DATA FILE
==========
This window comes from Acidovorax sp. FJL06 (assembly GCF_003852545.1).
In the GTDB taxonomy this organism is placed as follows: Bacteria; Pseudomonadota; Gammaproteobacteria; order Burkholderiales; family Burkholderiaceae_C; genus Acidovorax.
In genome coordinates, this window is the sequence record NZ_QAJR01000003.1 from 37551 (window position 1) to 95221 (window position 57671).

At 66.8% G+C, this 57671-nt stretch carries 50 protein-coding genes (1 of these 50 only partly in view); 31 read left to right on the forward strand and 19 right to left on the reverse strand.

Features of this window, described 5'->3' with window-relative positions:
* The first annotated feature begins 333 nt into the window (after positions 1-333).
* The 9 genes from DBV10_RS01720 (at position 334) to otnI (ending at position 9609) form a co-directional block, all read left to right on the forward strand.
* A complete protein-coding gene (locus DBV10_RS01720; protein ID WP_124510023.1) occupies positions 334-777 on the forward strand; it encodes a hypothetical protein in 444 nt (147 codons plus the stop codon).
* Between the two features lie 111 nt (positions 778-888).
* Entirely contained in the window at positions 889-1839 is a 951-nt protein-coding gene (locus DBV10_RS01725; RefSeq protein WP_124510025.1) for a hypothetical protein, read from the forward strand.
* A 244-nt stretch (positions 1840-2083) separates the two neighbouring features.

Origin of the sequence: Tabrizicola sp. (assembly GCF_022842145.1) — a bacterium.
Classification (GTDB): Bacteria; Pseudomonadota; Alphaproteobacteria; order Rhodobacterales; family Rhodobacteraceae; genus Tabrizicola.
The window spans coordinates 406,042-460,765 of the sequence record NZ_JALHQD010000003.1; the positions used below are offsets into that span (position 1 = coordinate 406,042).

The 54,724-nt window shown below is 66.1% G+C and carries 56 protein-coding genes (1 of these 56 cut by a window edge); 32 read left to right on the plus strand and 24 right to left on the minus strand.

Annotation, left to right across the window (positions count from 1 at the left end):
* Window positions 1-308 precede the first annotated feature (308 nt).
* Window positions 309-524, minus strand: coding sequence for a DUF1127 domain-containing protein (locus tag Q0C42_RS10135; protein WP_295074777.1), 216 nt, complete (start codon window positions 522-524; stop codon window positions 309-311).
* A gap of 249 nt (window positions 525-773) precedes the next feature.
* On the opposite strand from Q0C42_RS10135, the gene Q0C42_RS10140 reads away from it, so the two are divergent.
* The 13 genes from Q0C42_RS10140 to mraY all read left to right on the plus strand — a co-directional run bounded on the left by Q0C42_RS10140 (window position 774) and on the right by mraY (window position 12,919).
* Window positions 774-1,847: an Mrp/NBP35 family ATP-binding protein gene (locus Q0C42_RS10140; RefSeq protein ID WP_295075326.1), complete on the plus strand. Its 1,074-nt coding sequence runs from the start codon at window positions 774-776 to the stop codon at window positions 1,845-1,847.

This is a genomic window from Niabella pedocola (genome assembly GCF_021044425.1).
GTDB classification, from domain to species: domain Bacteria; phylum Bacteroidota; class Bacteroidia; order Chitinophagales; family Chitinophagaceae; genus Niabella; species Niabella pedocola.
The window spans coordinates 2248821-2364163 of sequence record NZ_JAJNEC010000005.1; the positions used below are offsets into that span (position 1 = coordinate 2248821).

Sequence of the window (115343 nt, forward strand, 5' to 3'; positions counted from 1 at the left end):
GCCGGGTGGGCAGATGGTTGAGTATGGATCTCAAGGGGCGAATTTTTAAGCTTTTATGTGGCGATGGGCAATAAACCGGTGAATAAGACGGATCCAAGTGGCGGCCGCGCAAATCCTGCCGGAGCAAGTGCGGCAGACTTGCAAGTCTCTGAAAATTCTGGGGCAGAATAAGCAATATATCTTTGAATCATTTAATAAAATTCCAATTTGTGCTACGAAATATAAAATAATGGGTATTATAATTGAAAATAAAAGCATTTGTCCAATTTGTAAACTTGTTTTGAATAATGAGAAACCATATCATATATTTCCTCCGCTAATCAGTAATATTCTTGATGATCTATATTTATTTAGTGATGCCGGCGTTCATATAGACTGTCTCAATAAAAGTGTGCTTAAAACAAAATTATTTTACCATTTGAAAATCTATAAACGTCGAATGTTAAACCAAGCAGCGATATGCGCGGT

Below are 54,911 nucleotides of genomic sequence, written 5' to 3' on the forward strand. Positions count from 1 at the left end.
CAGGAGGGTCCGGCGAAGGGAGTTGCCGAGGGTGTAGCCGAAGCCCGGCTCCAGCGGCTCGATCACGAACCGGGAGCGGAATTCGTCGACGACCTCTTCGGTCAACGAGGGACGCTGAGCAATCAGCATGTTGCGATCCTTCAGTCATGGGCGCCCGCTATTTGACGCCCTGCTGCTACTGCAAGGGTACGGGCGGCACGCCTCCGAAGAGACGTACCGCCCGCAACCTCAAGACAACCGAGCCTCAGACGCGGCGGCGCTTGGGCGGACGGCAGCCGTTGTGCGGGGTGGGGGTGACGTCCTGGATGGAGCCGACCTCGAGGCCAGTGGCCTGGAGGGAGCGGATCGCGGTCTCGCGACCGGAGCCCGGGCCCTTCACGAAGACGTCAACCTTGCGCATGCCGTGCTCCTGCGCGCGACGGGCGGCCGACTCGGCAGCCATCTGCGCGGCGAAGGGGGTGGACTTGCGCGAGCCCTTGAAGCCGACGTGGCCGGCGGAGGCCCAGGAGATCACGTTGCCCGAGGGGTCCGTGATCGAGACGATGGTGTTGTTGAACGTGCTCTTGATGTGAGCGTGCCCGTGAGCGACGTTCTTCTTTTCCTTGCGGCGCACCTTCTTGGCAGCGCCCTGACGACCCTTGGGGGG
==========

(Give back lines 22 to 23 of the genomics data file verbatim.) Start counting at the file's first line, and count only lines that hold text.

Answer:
* Window positions 774-1,847: an Mrp/NBP35 family ATP-binding protein gene (locus Q0C42_RS10140; RefSeq protein ID WP_295075326.1), complete on the plus strand. Its 1,074-nt coding sequence runs from the start codon at window positions 774-776 to the stop codon at window positions 1,845-1,847.

This is a genomic window from Niabella pedocola (genome assembly GCF_021044425.1).